Bugzilla – Bug 20642
[FO30] non-hierarchic URIs
Last modified: 2013-03-12 16:14:23 UTC
fn:resolve-uri makes reference to non-hierarchic URIs.
I couldn't find a description of how to determine whether a URI is non-hierachic.
I'm guessing that it is what Java describes as Opaque URIs, rather than requiring knowledge of the specifics of all possible URI schemes.
Could this be clarified in the specification?
The term "hierarchic" is used in the sense of RFC 3986, which uses the term extensively though it does not define it formally.
RFC 3986 in its list of changes states "All references to "opaque" URIs have been replaced with a better description of how the path component may be opaque to hierarchy." Java is using the old terminology.
I'm happy to add an informal explanation, e.g. hierarchic URI (in the sense of RFC 3986).
(In reply to comment #1)
> The term "hierarchic" is used in the sense of RFC 3986, which uses the term
> extensively though it does not define it formally.
I read through that, and it does refer to "base URI has a non-hierarchical path" but I couldn't point to anything obvious in the specification that identified that non-hierarchical paths meant URIs which match the path-rootless production.
It's more obvious from the RFC 2396 production:
absoluteURI = scheme ":" ( hier_part | opaque_part )
The text from RFC 3986:
"For some URI
schemes, the visible hierarchy is limited to the scheme itself:
everything after the scheme component delimiter (":") is considered
opaque to URI processing. Other URI schemes make the hierarchy
explicit and visible to generic parsing algorithms."
seems to indicate that the hierachic nature is dependent on the scheme. e.g. mailto is always non-hierarchic, http is always hierarchic.
> I'm happy to add an informal explanation, e.g. hierarchic URI (in the sense
> of RFC 3986).
Yes please - or a fairly specific reference into the RFC. Thanks.
" A path consists of a sequence of path segments separated by a slash
("/") character. A path is always defined for a URI, though the
defined path may be empty (zero length). Use of the slash character
to indicate hierarchy is only required when a URI will be used as the
context for relative references. "
might lead one to believe that a URI is hierarchic if it contains a slash.
Microsoft's .NET System.Uri class allows resolution against "opaque" URLs. Why does F&O forbid it, since an "opaque" URI is absolute?
var urn = new Uri("urn:isbn:foo");
var mailto = new Uri("mailto:email@example.com");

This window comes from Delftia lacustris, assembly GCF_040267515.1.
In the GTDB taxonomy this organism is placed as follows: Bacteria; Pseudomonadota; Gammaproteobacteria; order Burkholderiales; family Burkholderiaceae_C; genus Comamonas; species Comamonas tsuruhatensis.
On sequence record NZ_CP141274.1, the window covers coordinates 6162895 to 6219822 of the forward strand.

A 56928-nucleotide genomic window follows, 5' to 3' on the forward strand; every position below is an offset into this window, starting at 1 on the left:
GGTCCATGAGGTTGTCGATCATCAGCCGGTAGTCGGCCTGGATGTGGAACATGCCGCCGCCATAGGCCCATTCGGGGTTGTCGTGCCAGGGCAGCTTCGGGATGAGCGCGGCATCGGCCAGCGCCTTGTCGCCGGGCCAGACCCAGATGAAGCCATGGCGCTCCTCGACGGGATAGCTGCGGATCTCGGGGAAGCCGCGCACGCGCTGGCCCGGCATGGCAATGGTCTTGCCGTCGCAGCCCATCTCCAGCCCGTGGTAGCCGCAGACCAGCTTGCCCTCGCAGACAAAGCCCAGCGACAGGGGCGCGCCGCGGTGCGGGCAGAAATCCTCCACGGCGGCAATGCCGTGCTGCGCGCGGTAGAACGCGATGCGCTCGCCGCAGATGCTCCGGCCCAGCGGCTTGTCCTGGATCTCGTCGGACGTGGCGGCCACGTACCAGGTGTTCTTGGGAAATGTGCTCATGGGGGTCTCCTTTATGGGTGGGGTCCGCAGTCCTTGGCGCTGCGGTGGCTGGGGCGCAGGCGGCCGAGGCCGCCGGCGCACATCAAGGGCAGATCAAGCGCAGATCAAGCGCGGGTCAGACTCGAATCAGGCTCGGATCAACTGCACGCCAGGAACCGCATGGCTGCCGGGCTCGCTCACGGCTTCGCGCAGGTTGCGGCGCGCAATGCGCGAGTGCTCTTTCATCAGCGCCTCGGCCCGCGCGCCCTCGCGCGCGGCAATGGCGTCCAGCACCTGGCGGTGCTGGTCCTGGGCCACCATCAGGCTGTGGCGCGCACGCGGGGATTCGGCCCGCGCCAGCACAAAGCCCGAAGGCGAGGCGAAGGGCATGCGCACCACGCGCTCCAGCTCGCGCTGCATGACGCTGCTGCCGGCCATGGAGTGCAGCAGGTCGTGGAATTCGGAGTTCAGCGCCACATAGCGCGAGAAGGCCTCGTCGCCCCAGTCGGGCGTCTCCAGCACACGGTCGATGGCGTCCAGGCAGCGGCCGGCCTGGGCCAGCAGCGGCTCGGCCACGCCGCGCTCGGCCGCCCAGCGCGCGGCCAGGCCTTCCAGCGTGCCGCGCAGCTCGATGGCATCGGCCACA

var foo = new Uri(urn, mailto);
Console.WriteLine(foo); // prints mailto:firstname.lastname@example.org
var bar = new Uri(mailto, urn);
Console.WriteLine(bar); // prints urn:isbn:foo
As regards your example, I think this rule:
If $relative is an absolute IRI (as defined above), then it is returned unchanged.
is intended to take precedence over this one:
A dynamic error is raised [err:FORG0002] if $base is not ... a suitable IRI to use ...
I agree that isn't necessarily clear in the spec.
Is this what the issue is here?
As regards the definition of a "non-hierarchic URI", I don't want to attempt to publish any kind of interpretation or clarification of the RFC: if timbl thinks it's a good enough specification, then it's not for me to say he's wrong. If there's more than one interpretation of what the term means, then I'm happy to say that you can use whichever one you want. The RFC states in 1.2.3 "...relative references can only be used within the context of a hierarchical URI", and we are merely referring to that statement, not attempting to amplify it.
> Is this what the issue is here?
No. My example was wrong. I meant to use "b.html" as one of the URIs. .NET does indeed through a (rather obscure) error when trying to resolve this against the URN. Just ignore all that!
The issue is how to determine what constitutes a non-hierarchic URI. I'm guessing what Java identifies as Opaque URIs is one approximation. But I suspect it really boils down to how any specific URI scheme has been defined - and that's covered by scheme specific RFCs, not RFC 3986. In that sense, RFC 3986 isn't at all at fault.
Were we to add the test:
what result would you expect?
Tim, yes, individual URI scheme registrations are responsible for saying whether a URI is hierarchical.
I agree it's messy, and if a library decides to be over-optimistic and allow resolution of a relative URI against against, say, a mailto: URI, it's up to the user not to do that :-) - otherwise you'd be stuck when a new hierarchical scheme was defined that the library didn't recognise.
The WG discussed this in Agenda 2013-03-05 and decided no change was to be made to the specification.